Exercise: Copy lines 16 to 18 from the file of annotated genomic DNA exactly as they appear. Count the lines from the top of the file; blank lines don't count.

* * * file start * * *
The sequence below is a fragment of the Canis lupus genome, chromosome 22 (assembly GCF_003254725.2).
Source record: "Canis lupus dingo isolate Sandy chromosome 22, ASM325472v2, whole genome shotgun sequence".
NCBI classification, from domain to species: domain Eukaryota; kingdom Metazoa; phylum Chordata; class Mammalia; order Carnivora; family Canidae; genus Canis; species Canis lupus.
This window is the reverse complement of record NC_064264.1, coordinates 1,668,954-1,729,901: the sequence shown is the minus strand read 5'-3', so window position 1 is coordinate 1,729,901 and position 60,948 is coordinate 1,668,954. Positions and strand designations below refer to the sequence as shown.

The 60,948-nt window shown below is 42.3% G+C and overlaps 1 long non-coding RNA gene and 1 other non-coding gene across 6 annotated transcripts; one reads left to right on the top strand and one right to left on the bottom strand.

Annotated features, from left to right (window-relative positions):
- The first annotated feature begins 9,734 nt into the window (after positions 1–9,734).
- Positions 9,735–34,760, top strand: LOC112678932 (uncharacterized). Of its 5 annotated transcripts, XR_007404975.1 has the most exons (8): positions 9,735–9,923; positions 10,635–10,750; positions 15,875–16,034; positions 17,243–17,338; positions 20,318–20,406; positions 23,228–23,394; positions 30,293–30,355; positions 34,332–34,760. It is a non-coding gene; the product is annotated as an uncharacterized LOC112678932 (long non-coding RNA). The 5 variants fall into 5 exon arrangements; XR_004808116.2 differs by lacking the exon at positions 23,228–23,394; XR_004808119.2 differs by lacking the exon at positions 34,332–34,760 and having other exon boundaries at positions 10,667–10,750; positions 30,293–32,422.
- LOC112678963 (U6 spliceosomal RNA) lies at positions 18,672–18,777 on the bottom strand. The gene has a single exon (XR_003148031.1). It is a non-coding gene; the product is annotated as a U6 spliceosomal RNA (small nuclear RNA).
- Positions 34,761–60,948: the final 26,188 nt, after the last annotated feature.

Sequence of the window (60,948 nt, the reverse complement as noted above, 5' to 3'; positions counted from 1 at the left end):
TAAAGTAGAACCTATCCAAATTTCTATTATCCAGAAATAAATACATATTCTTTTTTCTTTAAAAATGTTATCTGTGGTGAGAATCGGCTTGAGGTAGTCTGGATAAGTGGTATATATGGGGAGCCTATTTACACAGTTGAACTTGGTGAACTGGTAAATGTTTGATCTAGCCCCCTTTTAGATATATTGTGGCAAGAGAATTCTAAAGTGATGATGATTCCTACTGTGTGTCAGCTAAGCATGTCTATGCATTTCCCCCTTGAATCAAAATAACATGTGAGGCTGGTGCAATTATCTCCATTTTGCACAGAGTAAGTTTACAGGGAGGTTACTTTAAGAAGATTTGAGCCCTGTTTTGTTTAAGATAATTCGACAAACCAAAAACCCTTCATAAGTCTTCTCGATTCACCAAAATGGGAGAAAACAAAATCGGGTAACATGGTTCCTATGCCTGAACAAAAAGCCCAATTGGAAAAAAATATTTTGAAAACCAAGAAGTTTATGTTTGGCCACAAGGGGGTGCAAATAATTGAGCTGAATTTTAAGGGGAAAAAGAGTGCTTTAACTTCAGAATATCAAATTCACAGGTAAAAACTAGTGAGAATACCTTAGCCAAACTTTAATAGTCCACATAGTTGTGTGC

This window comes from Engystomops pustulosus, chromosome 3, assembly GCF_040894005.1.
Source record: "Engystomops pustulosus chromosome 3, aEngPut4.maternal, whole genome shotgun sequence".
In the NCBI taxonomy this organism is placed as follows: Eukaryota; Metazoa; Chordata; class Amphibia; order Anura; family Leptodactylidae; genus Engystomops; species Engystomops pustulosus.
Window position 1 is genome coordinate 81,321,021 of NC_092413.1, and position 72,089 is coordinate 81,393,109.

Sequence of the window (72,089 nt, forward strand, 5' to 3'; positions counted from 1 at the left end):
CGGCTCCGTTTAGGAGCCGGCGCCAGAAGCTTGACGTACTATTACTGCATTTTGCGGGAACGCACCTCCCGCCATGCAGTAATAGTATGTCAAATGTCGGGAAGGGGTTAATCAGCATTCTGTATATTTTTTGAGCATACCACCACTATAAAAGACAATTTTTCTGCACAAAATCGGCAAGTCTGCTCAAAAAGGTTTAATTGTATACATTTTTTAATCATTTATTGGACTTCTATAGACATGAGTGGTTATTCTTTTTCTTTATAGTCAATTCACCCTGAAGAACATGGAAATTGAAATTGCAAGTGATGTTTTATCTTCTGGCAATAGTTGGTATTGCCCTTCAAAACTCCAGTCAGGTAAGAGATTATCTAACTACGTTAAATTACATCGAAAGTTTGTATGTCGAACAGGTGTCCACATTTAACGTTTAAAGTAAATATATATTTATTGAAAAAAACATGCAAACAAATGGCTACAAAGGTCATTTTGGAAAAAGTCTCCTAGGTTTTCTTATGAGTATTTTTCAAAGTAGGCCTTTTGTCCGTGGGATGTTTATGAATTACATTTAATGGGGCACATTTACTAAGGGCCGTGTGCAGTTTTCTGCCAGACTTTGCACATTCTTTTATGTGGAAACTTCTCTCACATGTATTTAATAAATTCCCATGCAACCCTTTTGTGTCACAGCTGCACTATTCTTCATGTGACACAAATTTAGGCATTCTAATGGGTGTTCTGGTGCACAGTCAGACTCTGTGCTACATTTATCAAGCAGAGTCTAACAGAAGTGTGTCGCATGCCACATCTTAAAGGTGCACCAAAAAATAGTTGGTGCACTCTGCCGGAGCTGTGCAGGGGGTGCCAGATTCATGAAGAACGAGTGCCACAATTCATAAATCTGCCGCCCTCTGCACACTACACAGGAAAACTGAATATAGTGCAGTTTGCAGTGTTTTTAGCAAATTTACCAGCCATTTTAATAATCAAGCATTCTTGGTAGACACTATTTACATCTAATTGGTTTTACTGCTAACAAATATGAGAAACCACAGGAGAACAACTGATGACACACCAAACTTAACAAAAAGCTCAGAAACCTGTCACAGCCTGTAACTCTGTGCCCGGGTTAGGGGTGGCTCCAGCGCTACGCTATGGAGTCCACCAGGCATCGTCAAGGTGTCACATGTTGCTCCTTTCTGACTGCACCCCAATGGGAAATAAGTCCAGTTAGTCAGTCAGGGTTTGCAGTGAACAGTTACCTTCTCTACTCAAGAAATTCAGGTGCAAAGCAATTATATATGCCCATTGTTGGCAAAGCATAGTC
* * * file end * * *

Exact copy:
Window position 1 is genome coordinate 81,321,021 of NC_092413.1, and position 72,089 is coordinate 81,393,109.

Sequence of the window (72,089 nt, forward strand, 5' to 3'; positions counted from 1 at the left end):
CGGCTCCGTTTAGGAGCCGGCGCCAGAAGCTTGACGTACTATTACTGCATTTTGCGGGAACGCACCTCCCGCCATGCAGTAATAGTATGTCAAATGTCGGGAAGGGGTTAATCAGCATTCTGTATATTTTTTGAGCATACCACCACTATAAAAGACAATTTTTCTGCACAAAATCGGCAAGTCTGCTCAAAAAGGTTTAATTGTATACATTTTTTAATCATTTATTGGACTTCTATAGACATGAGTGGTTATTCTTTTTCTTTATAGTCAATTCACCCTGAAGAACATGGAAATTGAAATTGCAAGTGATGTTTTATCTTCTGGCAATAGTTGGTATTGCCCTTCAAAACTCCAGTCAGGTAAGAGATTATCTAACTACGTTAAATTACATCGAAAGTTTGTATGTCGAACAGGTGTCCACATTTAACGTTTAAAGTAAATATATATTTATTGAAAAAAACATGCAAACAAATGGCTACAAAGGTCATTTTGGAAAAAGTCTCCTAGGTTTTCTTATGAGTATTTTTCAAAGTAGGCCTTTTGTCCGTGGGATGTTTATGAATTACATTTAATGGGGCACATTTACTAAGGGCCGTGTGCAGTTTTCTGCCAGACTTTGCACATTCTTTTATGTGGAAACTTCTCTCACATGTATTTAATAAATTCCCATGCAACCCTTTTGTGTCACAGCTGCACTATTCTTCATGTGACACAAATTTAGGCATTCTAATGGGTGTTCTGGTGCACAGTCAGACTCTGTGCTACATTTATCAAGCAGAGTCTAACAGAAGTGTGTCGCATGCCACATCTTAAAGGTGCACCAAAAAATAGTTGGTGCACTCTGCCGGAGCTGTGCAGGGGGTGCCAGATTCATGAAGAACGAGTGCCACAATTCATAAATCTGCCGCCCTCTGCACACTACACAGGAAAACTGAATATAGTGCAGTTTGCAGTGTTTTTAGCAAATTTACCAGCCATTTTAATAATCAAGCATTCTTGGTAGACACTATTTACATCTAATTGGTTTTACTGCTAACAAATATGAGAAACCACAGGAGAACAACTGATGACACACCAAACTTAACAAAAAGCTCAGAAACCTGTCACAGCCTGTAACTCTGTGCCCGGGTTAGGGGTGGCTCCAGCGCTACGCTATGGAGTCCACCAGGCATCGTCAAGGTGTCACATGTTGCTCCTTTCTGACTGCACCCCAATGGGAAATAAGTCCAGTTAGTCAGTCAGGGTTTGCAGTGAACAGTTACCTTCTCTACTCAAGAAATTCAGGTGCAAAGCAATTATATATGCCCATTGTTGGCAAAGCATAGTC